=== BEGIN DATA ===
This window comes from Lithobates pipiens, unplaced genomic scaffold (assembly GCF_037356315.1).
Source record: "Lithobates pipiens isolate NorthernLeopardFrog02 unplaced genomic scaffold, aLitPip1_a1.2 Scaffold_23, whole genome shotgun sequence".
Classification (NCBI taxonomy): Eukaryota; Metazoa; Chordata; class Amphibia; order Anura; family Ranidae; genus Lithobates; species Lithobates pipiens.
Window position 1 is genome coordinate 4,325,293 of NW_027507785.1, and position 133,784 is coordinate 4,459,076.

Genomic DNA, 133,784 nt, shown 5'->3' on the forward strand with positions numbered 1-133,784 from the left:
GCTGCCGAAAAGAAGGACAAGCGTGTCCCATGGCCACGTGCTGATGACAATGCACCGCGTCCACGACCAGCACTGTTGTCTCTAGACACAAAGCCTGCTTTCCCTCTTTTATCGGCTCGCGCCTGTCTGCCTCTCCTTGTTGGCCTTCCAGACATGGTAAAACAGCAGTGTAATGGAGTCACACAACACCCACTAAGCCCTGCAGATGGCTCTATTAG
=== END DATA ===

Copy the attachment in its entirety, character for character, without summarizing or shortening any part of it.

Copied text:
This window comes from Lithobates pipiens, unplaced genomic scaffold (assembly GCF_037356315.1).
Source record: "Lithobates pipiens isolate NorthernLeopardFrog02 unplaced genomic scaffold, aLitPip1_a1.2 Scaffold_23, whole genome shotgun sequence".
Classification (NCBI taxonomy): Eukaryota; Metazoa; Chordata; class Amphibia; order Anura; family Ranidae; genus Lithobates; species Lithobates pipiens.
Window position 1 is genome coordinate 4,325,293 of NW_027507785.1, and position 133,784 is coordinate 4,459,076.

Genomic DNA, 133,784 nt, shown 5'->3' on the forward strand with positions numbered 1-133,784 from the left:
GCTGCCGAAAAGAAGGACAAGCGTGTCCCATGGCCACGTGCTGATGACAATGCACCGCGTCCACGACCAGCACTGTTGTCTCTAGACACAAAGCCTGCTTTCCCTCTTTTATCGGCTCGCGCCTGTCTGCCTCTCCTTGTTGGCCTTCCAGACATGGTAAAACAGCAGTGTAATGGAGTCACACAACACCCACTAAGCCCTGCAGATGGCTCTATTAG